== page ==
This proposal aims to investigate the early changes in age-related macular degeneration (AMD), focusing on the components of drusen, abnormal aggregations of protein and lipids which build up in the retina in AMD. We will focus our studies on one component of the sub-cellular system that is responsible for breaking down damaged proteins within each cell in the body. Our target protein, ubiquilin 2, plays an important role in this system, but its function in the eye has never before been studied. Our preliminary data show that ubiquilin 2 collects in drusen and that, in mice, ubiquilin 2 may be necessary for the eye’s ability to break down damaged proteins. We will use donated tissue samples from AMD patients and people without AMD to investigate ubiquilin 2’s function in the human eye. Specifically, we will determine where in the eye ubiquilin 2 is found and which components of the protein recycling system it interacts with. These experiments will provide the foundation for future investigations of ubiquilin 2’s function in human retinal cells and in mice. Together, these studies will address an important gap in our understanding of how the eye’s ability to break down damaged proteins fails in AMD, and they will open promising new avenues for research which could ultimately lead to the development of new treatments to delay or prevent the progression of AMD.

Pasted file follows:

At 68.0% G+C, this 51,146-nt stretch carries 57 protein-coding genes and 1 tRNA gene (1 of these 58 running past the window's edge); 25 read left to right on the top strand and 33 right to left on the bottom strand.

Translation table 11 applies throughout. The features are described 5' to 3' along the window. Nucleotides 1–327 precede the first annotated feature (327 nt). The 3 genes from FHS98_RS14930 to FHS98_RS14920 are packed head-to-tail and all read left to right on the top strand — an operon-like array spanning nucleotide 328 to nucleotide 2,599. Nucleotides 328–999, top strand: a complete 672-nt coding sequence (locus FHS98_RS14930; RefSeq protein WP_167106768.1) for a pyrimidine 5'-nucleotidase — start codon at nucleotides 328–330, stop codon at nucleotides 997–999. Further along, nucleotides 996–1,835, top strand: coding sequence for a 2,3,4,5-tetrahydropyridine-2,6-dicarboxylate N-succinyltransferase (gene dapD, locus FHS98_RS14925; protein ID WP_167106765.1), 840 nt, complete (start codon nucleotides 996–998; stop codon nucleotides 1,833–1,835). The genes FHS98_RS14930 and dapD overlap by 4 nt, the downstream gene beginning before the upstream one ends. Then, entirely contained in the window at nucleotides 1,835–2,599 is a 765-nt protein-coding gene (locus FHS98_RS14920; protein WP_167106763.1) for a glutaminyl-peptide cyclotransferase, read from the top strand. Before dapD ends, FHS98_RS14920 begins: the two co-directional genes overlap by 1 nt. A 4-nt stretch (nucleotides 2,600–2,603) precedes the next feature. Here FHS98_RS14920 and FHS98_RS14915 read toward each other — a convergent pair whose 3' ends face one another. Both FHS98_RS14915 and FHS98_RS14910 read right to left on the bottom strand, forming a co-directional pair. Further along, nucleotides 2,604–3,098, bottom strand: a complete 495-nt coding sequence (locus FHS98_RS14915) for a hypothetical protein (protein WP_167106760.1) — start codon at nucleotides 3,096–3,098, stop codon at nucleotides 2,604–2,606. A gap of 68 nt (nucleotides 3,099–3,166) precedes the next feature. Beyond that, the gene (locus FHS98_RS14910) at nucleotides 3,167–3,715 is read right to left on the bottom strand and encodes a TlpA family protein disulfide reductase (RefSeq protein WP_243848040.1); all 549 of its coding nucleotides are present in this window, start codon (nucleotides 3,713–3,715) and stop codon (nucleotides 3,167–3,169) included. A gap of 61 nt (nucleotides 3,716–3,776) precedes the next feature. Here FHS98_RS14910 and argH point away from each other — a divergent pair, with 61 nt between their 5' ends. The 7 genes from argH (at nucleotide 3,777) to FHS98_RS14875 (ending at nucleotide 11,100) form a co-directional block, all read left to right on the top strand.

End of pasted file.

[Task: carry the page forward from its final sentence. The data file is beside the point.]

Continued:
|Effective start/end date||7/1/16 → 6/30/17|
- Illinois Society for the Prevention of Blindness (Agreement 6/16/16)